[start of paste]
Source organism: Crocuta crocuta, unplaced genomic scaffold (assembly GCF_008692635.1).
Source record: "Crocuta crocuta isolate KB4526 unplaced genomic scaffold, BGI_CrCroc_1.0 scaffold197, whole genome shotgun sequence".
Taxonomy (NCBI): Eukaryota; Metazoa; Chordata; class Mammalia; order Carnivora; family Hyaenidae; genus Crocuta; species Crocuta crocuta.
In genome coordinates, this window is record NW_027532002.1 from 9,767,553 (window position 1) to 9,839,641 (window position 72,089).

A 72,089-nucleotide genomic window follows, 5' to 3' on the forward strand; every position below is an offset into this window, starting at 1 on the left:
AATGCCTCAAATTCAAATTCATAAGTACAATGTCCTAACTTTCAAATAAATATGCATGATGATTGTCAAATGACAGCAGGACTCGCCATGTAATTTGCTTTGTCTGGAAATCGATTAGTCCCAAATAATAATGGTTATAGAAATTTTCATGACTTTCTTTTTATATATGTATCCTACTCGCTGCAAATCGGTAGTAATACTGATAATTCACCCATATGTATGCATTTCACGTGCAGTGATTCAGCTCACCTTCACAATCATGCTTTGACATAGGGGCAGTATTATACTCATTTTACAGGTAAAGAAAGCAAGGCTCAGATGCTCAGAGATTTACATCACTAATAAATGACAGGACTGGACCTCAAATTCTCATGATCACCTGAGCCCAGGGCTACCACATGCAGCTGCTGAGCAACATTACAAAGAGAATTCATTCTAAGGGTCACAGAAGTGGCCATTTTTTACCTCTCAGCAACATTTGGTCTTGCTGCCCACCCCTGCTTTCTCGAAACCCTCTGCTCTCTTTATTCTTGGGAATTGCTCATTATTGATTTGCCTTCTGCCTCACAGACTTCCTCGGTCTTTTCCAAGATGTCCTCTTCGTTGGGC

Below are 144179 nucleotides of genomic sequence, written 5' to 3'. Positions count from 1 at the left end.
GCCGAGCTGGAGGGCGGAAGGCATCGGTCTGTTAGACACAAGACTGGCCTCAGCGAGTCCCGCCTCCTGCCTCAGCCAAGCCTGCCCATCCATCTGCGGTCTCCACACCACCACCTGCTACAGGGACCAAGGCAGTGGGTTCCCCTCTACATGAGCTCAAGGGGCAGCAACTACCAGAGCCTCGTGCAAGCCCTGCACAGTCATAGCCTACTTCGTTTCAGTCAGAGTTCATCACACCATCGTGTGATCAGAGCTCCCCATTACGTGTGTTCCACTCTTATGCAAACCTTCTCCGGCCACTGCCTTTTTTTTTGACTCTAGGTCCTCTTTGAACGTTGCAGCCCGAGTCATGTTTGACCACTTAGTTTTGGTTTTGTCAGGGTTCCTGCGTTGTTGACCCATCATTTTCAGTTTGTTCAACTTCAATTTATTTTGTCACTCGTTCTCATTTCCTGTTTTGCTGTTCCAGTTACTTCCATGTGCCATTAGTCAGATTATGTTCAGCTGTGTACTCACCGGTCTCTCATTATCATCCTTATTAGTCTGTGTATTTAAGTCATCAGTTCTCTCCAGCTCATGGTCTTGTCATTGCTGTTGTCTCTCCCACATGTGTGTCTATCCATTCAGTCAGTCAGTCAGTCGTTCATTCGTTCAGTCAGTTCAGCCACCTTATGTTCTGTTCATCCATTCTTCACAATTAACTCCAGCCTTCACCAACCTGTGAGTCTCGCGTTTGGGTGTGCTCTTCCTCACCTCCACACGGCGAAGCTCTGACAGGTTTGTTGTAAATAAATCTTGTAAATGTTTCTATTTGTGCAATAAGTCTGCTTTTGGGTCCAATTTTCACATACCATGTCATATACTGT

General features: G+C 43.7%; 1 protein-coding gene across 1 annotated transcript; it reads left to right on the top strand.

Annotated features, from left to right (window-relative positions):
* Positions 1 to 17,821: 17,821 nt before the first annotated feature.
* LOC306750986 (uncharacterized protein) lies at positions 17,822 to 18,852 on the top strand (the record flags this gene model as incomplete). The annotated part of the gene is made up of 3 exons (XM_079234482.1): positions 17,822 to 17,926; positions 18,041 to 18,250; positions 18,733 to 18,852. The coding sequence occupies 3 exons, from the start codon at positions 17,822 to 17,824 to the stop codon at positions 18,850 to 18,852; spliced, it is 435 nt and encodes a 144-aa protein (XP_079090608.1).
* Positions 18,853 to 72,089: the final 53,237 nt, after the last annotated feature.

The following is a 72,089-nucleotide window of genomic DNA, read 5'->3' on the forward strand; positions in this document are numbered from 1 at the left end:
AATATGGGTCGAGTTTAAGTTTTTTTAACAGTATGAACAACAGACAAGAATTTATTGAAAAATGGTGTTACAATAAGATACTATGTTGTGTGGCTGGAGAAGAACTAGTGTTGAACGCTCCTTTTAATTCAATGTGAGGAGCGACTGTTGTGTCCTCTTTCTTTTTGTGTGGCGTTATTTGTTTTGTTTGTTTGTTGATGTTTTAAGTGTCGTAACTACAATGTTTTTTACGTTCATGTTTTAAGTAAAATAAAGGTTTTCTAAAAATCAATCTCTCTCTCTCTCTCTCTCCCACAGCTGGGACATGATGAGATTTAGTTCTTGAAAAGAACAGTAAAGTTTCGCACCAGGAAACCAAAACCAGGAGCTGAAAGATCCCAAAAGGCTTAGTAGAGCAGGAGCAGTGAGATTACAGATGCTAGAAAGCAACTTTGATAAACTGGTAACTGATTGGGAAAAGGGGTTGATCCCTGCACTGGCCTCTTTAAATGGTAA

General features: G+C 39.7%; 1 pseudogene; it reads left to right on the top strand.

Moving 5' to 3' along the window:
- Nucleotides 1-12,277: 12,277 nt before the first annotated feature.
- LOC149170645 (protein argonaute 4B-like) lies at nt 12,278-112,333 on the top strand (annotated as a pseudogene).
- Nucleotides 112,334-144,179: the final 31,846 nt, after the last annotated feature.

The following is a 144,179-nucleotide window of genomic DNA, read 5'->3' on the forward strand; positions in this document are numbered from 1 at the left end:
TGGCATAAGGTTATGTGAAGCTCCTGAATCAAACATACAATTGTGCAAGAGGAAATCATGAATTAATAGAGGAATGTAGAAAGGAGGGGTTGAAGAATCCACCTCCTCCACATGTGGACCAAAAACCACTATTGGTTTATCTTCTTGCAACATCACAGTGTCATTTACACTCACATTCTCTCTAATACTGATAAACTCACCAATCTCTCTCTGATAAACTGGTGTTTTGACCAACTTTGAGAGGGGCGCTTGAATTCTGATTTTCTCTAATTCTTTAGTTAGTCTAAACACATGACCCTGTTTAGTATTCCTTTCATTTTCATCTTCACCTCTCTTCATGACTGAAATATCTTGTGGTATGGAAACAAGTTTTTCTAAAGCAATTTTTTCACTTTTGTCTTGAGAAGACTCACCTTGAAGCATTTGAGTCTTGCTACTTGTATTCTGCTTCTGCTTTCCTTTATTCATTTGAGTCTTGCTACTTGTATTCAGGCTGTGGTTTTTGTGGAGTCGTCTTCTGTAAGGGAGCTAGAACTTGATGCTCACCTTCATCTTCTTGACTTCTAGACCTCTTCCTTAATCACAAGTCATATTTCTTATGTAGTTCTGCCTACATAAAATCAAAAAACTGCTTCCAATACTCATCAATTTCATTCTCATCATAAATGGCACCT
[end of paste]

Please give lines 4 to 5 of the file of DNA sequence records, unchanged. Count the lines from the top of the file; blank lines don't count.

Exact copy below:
In genome coordinates, this window is record NW_027532002.1 from 9,767,553 (window position 1) to 9,839,641 (window position 72,089).

A 72,089-nucleotide genomic window follows, 5' to 3' on the forward strand; every position below is an offset into this window, starting at 1 on the left: